It’s Friday.

How you doing? Good week? Tough week? Slow week? Busy week?

Glad it’s the weekend?

I’ve been thinking a lot about capacity. Our capacity to give. Our capacity to love. Our capacity to serve. Our capacity to thrive.

Is it about creating more space, more time, or more simplicity to make room for more of the good stuff in our lives?

I phoned my sister yesterday afternoon to check in with her.

She is a temporary foster parent. She takes in kids at the drop of a hat. Sometimes one, sometimes two…but this week it’s 4 children. All under the aged of 8.

“How do you do it?” I said.

I have one child and I am in awe of people who have multiple children.

But I know my sister is great at structure and routine, it’s why she is so good at what she does, and why children always leave her care in a much better way than they arrive.

She just has the incredible capacity to do what they need, not always what they want….and she does that consistently, and with love.

So how does this translate into business?

Well you know when you start out in business and you think “ah I just need to get a couple of clients” and you do. |It feels great for a bit because you have hit the ground running. But you always underestimate how difficult they are to acquire in the first place, how much energy they take, and how little you are actually left with after you take out expenses, tax and all that jazz.

So you can either charge more or get more clients right?

You put your prices up a bit, you get more organised, you get a bit more savvy, you stop over-delivering, you tighten up your boundaries….and it works for a bit.

You make more money, you make more impact…you love working with your clients, but you get to a point where the capacity issues raise their ugly head again.

You want to take a holiday, your car breaks down, the kid gets ill, the dog gets run over…there isn’t a lot of give, so you sleep less, you work harder, you take on clients that perhaps were not such a good fit.

It will get easier you think.

You dream of the day where you feel like you are really making a difference…to clients lives, but also to your own. The first few years can be tough…but also so can the years where you plateau.

Sometimes you have to stop and admit things are not working.

There gets to a point where you just can not grow your business simply by working any harder…there literally is nowhere left to go using the 121 model, or any model really that trades your time for money.

Even if you are paid handsomely for in-person delivery to larger groups, or are highly paid for consultancy, there are still only so many days on the road one person can take, how many contacts you can juggle at one time.

The term “work smarter… not harder” originated in the 1930’s. Allen F. Morgenstern, an industrial engineer, the creator of the work simplification program, coined the term where the intent was to increase the ability of people to produce more with less effort.

Little did he know that technology and in particular the internet would come along and take this principle off the factory floor and into the busy laptop lives of so many solopreneurs.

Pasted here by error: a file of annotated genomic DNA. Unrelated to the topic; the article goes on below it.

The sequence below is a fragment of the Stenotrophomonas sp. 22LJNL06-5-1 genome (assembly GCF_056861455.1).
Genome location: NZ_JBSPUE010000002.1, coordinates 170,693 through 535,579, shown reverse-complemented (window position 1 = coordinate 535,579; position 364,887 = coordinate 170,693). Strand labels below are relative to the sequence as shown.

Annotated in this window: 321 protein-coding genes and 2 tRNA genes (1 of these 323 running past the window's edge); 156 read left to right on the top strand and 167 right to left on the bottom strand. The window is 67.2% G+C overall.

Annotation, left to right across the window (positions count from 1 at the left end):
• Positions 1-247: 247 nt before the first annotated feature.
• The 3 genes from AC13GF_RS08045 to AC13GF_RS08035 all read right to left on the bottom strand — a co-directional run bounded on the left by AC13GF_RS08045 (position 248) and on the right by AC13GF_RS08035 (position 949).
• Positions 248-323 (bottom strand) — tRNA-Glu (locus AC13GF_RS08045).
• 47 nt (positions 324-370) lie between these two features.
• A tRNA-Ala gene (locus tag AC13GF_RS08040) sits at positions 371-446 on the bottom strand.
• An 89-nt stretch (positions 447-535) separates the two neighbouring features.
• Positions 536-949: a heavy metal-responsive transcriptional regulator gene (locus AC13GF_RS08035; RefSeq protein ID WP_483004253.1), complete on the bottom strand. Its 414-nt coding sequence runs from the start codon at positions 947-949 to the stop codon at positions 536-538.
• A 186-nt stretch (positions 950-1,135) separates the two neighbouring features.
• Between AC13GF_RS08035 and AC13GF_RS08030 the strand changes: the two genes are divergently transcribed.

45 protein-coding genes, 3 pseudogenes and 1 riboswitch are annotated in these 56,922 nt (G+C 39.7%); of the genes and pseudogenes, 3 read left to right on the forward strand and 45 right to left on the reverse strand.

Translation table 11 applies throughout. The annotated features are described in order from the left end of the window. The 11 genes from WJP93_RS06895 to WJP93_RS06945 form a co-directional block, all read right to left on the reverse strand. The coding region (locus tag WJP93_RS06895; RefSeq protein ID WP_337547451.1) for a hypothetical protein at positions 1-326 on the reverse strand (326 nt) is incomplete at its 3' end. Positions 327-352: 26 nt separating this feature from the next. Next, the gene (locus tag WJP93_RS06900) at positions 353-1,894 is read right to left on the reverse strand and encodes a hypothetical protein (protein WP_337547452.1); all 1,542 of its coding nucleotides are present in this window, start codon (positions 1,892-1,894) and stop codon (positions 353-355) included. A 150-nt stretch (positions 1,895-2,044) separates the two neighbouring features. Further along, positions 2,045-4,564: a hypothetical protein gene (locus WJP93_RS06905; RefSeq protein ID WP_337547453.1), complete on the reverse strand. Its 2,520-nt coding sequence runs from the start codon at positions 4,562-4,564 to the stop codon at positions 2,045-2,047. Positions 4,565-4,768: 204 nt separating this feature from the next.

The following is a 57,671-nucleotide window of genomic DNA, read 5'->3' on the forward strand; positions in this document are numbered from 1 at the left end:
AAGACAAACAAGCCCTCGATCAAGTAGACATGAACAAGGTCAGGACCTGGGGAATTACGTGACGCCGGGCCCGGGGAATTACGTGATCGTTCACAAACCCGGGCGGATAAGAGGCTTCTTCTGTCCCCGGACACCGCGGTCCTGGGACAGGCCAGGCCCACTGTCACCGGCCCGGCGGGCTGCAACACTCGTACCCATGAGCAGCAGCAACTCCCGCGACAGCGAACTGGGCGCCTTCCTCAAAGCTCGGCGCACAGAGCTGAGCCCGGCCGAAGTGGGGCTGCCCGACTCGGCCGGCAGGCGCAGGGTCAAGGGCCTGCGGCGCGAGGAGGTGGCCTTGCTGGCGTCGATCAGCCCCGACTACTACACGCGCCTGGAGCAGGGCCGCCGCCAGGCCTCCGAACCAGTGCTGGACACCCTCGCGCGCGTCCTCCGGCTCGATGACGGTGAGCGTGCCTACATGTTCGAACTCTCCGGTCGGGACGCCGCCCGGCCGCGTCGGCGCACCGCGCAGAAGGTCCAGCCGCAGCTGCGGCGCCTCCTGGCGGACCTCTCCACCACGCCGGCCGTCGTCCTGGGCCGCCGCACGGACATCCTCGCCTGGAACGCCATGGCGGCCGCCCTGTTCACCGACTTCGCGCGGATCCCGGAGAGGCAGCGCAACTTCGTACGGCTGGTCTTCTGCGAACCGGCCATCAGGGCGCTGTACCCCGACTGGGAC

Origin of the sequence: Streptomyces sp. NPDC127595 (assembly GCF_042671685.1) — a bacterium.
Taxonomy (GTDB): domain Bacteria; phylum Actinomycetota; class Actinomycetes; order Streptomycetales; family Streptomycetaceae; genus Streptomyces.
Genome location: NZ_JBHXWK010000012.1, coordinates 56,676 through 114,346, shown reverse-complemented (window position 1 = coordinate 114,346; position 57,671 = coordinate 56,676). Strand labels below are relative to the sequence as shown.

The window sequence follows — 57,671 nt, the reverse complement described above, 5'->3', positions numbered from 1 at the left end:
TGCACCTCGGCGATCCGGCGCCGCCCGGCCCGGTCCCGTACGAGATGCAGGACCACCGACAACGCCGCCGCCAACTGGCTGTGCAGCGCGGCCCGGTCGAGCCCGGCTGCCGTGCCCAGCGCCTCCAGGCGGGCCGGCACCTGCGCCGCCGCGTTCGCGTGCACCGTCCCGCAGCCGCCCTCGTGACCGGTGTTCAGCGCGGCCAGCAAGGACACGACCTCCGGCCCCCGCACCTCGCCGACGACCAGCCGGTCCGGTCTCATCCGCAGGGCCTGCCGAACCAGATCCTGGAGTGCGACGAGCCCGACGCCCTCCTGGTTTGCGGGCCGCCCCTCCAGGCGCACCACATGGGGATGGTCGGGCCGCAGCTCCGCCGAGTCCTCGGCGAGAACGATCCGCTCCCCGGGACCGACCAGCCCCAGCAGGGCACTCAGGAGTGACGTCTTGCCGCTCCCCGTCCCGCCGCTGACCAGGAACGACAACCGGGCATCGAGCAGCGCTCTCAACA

I spent most of my working life juggling multiple priorities. I had proper jobs working for local government, and I had contracts with major cultural organisations…sometimes at the same time.

I have never been work shy.

While on summer break from university I worked all day at a playscheme, and all night in a pub, with a one hour nap in between jobs and a heap of diet coke to keep me going.

A few years later while saving for the deposit for my first home, I worked all day for a local authority running an award winning volunteer service, and then worked a couple of nights a week, and many weekends in Southend on an arts regeneration programme.

But I’m not in my late teens early twenties anymore…AND I have a pretty demanding 7 year old who likes to see me from time to time.

  • I don’t want to work all the hours god sent
  • I don’t want to reach an earning ceiling based on how much I can cram into my week.
  • I don’t want to be limited in terms of how many clients I can impact
  • I don’t want to turn round at 50 and realise I haven’t made enough provision for my future

And that is why I decided 6 years ago when I was returning from redundancy and becoming a parent…that 121 work or traditional consultancy could not going to make up the bulk of my work.

I was going to find a way of multiplying my impact and therefore income and minimising my effort, and looking back that was the best decision I ever made.

Working one to many is all about creating space for simultaneous transformation…it requires creative thinking, empathy and robust ethics. It is not about stack em high and sell em any old crap, it can still 100% be about serving your clients to the highest degree…so they get what they want AND what they need.

In a world where we have all experienced just being part of someone elses drive for financial success, buying products or services that simply don’t work…over promised and underdelivered…it doesn’t have to be that way.

So when you get to the point where you simply can’t grow anymore, because you can not work any harder. Take a breath. Rethink your model. And if taking your expertise to the masses is part of the plan. Let’s speak.

I have spent the past 20 years designing, managing and delivering group programmes. It’s not hard when you know-how.

So I invite you to think about the impact you could have if you stopped working so damn hard.

What do you need to make space for, when it comes to having more capacity to deliver bigger impact.

Have a great weekend.

If you’d like to hear more about how I help small business owners to scale their business using a One to Many model check out my latest programme.

Photo by Jordan Whitfield on Unsplash

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